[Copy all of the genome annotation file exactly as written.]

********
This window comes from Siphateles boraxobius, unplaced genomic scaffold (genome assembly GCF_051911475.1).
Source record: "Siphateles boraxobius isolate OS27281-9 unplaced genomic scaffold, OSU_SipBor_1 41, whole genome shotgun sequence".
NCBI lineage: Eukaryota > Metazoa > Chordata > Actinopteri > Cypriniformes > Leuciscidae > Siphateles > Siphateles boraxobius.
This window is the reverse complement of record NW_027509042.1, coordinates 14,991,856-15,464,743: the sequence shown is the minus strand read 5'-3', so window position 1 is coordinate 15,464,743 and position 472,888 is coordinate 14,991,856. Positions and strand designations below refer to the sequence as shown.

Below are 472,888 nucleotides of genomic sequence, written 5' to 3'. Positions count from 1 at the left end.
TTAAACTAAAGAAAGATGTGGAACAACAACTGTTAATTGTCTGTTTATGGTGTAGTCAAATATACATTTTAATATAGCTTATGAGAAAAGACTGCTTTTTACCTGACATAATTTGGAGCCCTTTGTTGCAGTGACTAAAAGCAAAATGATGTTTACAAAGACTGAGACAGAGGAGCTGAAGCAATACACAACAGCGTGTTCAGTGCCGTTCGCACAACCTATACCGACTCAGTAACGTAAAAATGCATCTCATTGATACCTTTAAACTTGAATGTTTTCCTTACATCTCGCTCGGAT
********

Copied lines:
This window comes from Siphateles boraxobius, unplaced genomic scaffold (genome assembly GCF_051911475.1).
Source record: "Siphateles boraxobius isolate OS27281-9 unplaced genomic scaffold, OSU_SipBor_1 41, whole genome shotgun sequence".
NCBI lineage: Eukaryota > Metazoa > Chordata > Actinopteri > Cypriniformes > Leuciscidae > Siphateles > Siphateles boraxobius.
This window is the reverse complement of record NW_027509042.1, coordinates 14,991,856-15,464,743: the sequence shown is the minus strand read 5'-3', so window position 1 is coordinate 15,464,743 and position 472,888 is coordinate 14,991,856. Positions and strand designations below refer to the sequence as shown.

Below are 472,888 nucleotides of genomic sequence, written 5' to 3'. Positions count from 1 at the left end.
TTAAACTAAAGAAAGATGTGGAACAACAACTGTTAATTGTCTGTTTATGGTGTAGTCAAATATACATTTTAATATAGCTTATGAGAAAAGACTGCTTTTTACCTGACATAATTTGGAGCCCTTTGTTGCAGTGACTAAAAGCAAAATGATGTTTACAAAGACTGAGACAGAGGAGCTGAAGCAATACACAACAGCGTGTTCAGTGCCGTTCGCACAACCTATACCGACTCAGTAACGTAAAAATGCATCTCATTGATACCTTTAAACTTGAATGTTTTCCTTACATCTCGCTCGGAT